Meet The Senator Tasked With Keeping Rebellious Republicans In Line
Next year Republican senators, thrust into the majority by dominating the 2014 election, will be faced with a difficult question: How well can the caucus, split in recent years between rabble-rousers and party diehards, wield its newfound power?
"We're going to be a well-oiled machine," says Texas Sen. John Cornyn with a laugh. One of Congress' savviest operators, the 62-year-old Houston native undoubtedly knows that will be a challenge. As incoming majority whip, Cornyn — more than others — is in for a roller-coaster ride when Republicans take control of the Senate next year.
It's not just keeping head counts for votes, or helping incoming Majority Leader Mitch McConnell show that the party can actually govern after eight years in the minority wilderness.
The chamber also is about to get turned into a platform for the presumptive presidential candidacies of three Republican senators: Rand Paul, Marco Rubio and the junior senator from Texas, Ted Cruz.
(Also considering a run at the White House is Vermont Sen. Bernie Sanders, a left-wing independent. Sen. Bob Corker, a more mainstream Republican from Tennessee, may also be thinking about a run.)
The firebrands' relationships with leadership, meanwhile, are complicated; Cruz couldn't even bring himself to endorse Cornyn for re-election this year.
"Now that we're driving the car ... holding this unruly band together is going to be tough," says South Carolina Republican Sen. Lindsey Graham, who adds that he thinks Cornyn is the "best guy in the conference to bring us together."
Even without the presidential aspirants, deep divisions remain within the GOP. And, as retired Arizona senator and former Republican whip Jon Kyl observes, "It's tougher to get stuff passed than it is to stop it."
That's because in today's Senate, you now need to get 60 votes to avoid a filibuster on most legislation. Republicans will have 54 senators next year.
For his part, Cornyn says he talks "all the time" to the GOP insurgents — and 2016 aspirants; Cruz's spokesperson insists the Texan senators "have a great working relationship."
"We agree on most things," Cornyn says. "The disagreements around here tend to be more about tactics than anything else."
But that's the crux of the Republican rift, which has more to do with process than ideology and divides those looking to work within the system from those who want to blow it up. Colleagues and political analysts say Cornyn, who will be entering his third term in the Senate, is as equipped as anyone to bridge that gap.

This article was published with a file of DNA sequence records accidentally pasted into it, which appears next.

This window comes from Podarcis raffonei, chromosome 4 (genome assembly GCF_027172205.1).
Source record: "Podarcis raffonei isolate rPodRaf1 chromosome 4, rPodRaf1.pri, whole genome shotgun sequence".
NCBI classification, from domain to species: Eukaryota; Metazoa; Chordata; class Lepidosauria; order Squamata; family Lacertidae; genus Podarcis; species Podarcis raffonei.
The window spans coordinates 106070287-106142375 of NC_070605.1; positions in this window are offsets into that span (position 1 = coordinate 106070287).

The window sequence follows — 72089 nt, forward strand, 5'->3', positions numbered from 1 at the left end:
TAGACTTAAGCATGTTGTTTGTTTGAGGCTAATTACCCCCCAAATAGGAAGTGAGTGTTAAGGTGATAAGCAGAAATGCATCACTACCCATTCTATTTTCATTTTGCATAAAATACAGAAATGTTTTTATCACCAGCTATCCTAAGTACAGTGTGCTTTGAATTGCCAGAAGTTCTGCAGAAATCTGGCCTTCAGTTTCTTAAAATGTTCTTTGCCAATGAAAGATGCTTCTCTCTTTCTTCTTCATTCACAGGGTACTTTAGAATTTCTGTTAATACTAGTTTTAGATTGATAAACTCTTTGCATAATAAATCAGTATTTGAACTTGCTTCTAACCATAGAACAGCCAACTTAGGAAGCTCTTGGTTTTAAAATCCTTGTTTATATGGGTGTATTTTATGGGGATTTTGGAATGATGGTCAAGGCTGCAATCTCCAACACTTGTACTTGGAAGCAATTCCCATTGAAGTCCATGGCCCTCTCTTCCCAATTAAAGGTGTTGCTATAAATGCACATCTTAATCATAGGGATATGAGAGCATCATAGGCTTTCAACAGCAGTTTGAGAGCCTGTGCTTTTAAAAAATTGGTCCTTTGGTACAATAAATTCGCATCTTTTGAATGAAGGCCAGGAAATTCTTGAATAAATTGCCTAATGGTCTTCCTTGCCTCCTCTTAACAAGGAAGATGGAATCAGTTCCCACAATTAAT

"Light on his political feet" is the way Southern Methodist University political scientist Cal Jillson describes the Texan lawyer, who cut his political teeth in the '80s and '90s running for judicial posts.
His performance on the Texas Supreme Court attracted the attention of Karl Rove. He recruited Cornyn, who in 1998, Cornyn became the first Republican attorney general elected in Texas since Reconstruction. His ties with Rove and Texas Governor-turned-President George W. Bush then helped him make the leap to the Senate in 2002.
Cornyn also can thank those relationships, in part, for his quick rise within the party's Senate leadership. But as Bush's star waned, the rookie senator had to carve out his own identity. He's done that, colleagues and observers say, through a combination of smarts and an ability to balance politics and policymaking.
"I think in Texas there are two [elected officials] who look kind of similar, one of whom has survived and one who was taken out," says Jillson.
Cornyn is the survivor. Outgoing Lt. Gov. David Dewhurst, who lost to Cruz in the Senate primary in 2012, is the washout. Both were business-friendly, establishment conservatives. But unlike Dewhurst, Cornyn survived his tea party primary challenge earlier this year, even without Cruz's help.
"He's a conservative guy; nobody doubts his conservatism," says Graham. "But he's a very practical, let's-move-the-ball-forward kind of guy."
And Cornyn is confident "people will be pleasantly surprised," he says, by how much yardage his ambitious, sometimes squabbling caucus is going to pick up in the next two years.
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